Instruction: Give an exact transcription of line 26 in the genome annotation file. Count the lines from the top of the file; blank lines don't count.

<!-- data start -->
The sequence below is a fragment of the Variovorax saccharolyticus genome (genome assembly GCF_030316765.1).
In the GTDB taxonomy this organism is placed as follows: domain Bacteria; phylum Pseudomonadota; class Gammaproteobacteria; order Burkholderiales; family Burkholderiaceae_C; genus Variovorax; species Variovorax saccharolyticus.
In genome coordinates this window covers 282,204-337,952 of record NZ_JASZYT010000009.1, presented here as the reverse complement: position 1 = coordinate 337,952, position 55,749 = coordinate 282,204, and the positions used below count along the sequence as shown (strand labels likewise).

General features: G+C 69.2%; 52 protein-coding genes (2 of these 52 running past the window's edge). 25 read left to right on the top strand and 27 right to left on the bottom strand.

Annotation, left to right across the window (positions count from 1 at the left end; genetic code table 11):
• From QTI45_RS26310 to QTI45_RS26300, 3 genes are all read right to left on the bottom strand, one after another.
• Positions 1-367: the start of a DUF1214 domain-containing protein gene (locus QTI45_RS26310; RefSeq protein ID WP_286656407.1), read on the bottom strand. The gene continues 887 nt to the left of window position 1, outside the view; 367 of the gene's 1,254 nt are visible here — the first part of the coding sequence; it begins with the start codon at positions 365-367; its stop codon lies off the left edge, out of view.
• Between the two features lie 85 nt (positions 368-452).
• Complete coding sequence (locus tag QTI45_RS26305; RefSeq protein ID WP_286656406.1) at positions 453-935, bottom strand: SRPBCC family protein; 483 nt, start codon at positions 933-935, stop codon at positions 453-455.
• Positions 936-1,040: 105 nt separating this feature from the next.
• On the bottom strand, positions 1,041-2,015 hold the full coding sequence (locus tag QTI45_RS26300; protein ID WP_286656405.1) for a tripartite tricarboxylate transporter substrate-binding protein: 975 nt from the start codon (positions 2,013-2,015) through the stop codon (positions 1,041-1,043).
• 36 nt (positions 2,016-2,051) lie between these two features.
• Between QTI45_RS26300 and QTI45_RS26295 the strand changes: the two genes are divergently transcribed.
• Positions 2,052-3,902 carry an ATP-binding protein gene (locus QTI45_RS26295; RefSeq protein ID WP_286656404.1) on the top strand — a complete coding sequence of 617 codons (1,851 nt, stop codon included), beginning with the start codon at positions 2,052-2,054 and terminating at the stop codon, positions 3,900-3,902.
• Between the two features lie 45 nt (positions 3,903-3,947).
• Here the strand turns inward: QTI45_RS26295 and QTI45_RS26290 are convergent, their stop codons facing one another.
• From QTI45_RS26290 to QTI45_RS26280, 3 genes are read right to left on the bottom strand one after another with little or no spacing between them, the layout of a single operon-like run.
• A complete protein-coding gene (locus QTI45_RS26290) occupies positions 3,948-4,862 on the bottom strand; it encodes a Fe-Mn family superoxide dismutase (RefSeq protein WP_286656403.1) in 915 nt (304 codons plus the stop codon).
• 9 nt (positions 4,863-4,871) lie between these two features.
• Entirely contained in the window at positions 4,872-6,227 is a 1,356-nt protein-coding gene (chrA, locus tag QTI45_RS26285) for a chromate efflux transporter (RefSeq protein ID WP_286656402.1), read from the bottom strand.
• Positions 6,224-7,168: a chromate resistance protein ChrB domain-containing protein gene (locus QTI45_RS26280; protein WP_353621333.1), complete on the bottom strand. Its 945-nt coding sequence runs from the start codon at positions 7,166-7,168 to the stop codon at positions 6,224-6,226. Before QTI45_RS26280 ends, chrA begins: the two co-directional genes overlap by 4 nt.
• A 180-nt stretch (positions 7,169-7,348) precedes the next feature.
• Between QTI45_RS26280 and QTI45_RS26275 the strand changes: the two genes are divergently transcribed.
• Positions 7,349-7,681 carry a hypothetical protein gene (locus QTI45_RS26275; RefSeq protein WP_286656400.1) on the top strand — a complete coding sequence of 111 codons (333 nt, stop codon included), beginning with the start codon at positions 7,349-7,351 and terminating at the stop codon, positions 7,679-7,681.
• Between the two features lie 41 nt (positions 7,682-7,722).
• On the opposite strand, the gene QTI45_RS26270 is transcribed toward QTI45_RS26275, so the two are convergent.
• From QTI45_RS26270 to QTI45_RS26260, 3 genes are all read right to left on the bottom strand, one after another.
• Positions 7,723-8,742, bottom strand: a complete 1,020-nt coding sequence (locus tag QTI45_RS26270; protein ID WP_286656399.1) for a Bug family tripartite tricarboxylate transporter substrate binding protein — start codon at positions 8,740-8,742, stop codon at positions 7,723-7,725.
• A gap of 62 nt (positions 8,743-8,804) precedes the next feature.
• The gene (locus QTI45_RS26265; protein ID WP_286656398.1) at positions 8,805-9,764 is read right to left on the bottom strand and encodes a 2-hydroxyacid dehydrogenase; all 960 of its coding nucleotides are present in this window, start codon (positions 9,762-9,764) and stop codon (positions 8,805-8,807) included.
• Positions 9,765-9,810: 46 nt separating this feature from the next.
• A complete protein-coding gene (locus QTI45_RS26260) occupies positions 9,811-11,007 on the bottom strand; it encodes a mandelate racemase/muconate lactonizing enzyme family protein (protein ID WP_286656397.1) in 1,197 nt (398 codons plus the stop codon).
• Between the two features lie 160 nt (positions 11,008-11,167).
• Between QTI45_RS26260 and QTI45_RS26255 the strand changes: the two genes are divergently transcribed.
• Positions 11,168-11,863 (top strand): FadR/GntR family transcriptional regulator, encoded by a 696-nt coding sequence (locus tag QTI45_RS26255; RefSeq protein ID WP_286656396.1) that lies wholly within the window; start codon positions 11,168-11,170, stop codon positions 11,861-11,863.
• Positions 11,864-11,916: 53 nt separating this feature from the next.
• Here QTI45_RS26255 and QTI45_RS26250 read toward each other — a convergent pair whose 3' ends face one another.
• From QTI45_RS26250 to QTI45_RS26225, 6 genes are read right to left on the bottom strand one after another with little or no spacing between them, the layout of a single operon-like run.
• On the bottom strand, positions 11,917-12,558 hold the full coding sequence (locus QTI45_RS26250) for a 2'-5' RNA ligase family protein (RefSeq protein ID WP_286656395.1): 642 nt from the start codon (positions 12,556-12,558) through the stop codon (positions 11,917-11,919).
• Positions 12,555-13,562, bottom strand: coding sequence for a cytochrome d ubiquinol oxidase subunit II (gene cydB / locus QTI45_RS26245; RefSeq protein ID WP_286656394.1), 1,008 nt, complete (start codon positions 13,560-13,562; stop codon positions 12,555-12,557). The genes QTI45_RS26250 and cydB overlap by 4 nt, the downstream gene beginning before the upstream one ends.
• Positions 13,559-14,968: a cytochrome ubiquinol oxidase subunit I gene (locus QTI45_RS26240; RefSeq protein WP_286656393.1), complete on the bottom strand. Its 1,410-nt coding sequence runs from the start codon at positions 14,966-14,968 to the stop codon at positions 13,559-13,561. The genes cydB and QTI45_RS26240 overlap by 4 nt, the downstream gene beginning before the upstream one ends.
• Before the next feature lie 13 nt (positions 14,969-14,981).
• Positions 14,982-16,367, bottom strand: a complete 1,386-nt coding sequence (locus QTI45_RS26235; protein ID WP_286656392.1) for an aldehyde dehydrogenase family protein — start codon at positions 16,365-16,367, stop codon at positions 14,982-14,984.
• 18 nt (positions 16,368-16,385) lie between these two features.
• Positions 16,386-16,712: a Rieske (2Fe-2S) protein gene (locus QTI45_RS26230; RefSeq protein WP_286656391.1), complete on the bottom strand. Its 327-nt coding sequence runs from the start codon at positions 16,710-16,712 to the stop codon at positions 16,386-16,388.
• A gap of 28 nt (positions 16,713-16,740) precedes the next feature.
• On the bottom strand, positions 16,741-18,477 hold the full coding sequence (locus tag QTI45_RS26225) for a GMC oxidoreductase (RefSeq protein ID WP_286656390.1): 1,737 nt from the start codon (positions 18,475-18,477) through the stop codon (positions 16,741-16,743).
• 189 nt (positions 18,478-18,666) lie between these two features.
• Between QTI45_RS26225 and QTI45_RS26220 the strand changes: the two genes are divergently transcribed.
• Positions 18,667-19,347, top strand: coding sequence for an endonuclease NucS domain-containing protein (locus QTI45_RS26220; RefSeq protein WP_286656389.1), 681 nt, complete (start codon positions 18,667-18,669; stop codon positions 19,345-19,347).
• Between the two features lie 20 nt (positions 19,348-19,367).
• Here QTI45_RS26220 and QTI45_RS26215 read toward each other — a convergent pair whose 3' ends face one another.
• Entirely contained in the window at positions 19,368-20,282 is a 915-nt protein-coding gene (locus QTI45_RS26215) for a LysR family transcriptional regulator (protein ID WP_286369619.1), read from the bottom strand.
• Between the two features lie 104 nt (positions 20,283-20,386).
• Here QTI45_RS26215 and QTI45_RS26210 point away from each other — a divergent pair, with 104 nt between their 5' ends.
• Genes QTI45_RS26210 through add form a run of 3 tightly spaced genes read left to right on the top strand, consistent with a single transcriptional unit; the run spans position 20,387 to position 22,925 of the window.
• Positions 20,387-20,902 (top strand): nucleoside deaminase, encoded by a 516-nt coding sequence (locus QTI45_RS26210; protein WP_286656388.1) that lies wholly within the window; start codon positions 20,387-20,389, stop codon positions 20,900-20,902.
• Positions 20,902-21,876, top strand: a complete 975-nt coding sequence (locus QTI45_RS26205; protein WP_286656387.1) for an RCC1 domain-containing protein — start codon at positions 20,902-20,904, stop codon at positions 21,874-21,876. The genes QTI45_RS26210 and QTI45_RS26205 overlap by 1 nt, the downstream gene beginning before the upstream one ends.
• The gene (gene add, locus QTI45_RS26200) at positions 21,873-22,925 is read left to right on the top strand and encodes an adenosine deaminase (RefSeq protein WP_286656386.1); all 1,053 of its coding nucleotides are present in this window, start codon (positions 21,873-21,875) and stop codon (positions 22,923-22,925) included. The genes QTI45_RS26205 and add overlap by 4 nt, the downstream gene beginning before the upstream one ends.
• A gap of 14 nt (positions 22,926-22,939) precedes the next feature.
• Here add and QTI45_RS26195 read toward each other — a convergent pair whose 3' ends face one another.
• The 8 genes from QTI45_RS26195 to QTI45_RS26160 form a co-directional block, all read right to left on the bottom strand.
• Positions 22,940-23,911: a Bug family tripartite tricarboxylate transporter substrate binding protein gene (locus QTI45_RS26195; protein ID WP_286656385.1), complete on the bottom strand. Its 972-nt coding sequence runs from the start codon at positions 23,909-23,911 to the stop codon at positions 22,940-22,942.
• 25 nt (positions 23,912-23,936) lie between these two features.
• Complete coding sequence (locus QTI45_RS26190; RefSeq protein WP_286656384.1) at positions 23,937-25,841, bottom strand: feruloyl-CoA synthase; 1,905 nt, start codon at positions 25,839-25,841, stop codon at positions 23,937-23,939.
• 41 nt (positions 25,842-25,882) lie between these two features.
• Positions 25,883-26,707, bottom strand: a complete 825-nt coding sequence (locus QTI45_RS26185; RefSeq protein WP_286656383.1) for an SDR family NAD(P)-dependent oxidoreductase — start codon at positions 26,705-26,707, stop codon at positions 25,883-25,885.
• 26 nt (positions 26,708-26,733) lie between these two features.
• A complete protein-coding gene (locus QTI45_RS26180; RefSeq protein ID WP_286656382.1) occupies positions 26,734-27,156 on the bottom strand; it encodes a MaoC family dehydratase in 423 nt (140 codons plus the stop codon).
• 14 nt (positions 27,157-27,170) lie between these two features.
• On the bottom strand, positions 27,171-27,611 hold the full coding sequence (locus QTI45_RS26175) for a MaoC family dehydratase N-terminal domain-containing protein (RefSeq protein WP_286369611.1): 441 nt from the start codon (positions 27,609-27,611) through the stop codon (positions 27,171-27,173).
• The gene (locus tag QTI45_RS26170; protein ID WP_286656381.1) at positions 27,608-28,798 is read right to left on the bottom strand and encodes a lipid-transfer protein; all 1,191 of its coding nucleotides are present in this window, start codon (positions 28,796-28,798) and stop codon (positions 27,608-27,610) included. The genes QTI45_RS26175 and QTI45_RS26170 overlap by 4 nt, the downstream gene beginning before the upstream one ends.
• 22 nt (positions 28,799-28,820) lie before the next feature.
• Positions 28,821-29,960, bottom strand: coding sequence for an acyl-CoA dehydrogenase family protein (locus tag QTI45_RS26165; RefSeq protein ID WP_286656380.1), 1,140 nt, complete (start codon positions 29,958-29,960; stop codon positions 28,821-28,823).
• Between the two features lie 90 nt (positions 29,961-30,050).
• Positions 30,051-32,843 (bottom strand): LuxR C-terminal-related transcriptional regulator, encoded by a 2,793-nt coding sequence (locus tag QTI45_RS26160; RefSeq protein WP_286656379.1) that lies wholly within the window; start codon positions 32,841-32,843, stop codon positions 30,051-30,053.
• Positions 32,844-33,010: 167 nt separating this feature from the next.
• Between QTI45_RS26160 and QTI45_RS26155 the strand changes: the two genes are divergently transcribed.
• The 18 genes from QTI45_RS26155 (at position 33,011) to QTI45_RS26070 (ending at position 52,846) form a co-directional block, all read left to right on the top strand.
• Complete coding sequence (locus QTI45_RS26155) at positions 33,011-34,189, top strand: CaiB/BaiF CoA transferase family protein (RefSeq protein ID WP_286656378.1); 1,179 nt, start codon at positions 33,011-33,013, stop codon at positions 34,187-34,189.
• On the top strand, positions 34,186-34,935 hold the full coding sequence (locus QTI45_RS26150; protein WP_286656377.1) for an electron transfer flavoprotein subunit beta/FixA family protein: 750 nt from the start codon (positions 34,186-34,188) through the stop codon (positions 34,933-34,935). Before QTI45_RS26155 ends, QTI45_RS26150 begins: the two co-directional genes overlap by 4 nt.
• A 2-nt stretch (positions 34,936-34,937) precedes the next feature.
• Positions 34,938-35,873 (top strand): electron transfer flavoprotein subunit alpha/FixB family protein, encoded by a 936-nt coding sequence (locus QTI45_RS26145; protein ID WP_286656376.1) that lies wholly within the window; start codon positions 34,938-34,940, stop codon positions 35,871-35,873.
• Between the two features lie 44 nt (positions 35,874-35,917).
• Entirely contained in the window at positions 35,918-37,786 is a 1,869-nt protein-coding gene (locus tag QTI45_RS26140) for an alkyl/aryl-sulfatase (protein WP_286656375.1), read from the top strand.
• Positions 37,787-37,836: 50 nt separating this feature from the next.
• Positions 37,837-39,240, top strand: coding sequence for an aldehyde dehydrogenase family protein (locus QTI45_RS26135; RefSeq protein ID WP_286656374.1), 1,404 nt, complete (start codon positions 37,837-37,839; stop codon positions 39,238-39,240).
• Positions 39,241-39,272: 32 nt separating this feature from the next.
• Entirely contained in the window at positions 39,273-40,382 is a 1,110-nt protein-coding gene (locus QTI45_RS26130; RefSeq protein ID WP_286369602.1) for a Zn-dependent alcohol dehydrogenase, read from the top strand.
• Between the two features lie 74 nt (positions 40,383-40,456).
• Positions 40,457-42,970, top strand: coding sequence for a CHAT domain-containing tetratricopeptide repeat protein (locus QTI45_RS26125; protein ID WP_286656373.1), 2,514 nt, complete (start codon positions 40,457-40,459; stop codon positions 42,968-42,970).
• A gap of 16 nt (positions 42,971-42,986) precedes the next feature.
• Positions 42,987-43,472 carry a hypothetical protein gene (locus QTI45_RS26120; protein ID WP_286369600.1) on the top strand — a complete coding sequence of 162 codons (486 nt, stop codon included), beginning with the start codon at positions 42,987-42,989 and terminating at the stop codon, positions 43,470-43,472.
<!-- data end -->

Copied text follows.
• On the opposite strand, the gene QTI45_RS26270 is transcribed toward QTI45_RS26275, so the two are convergent.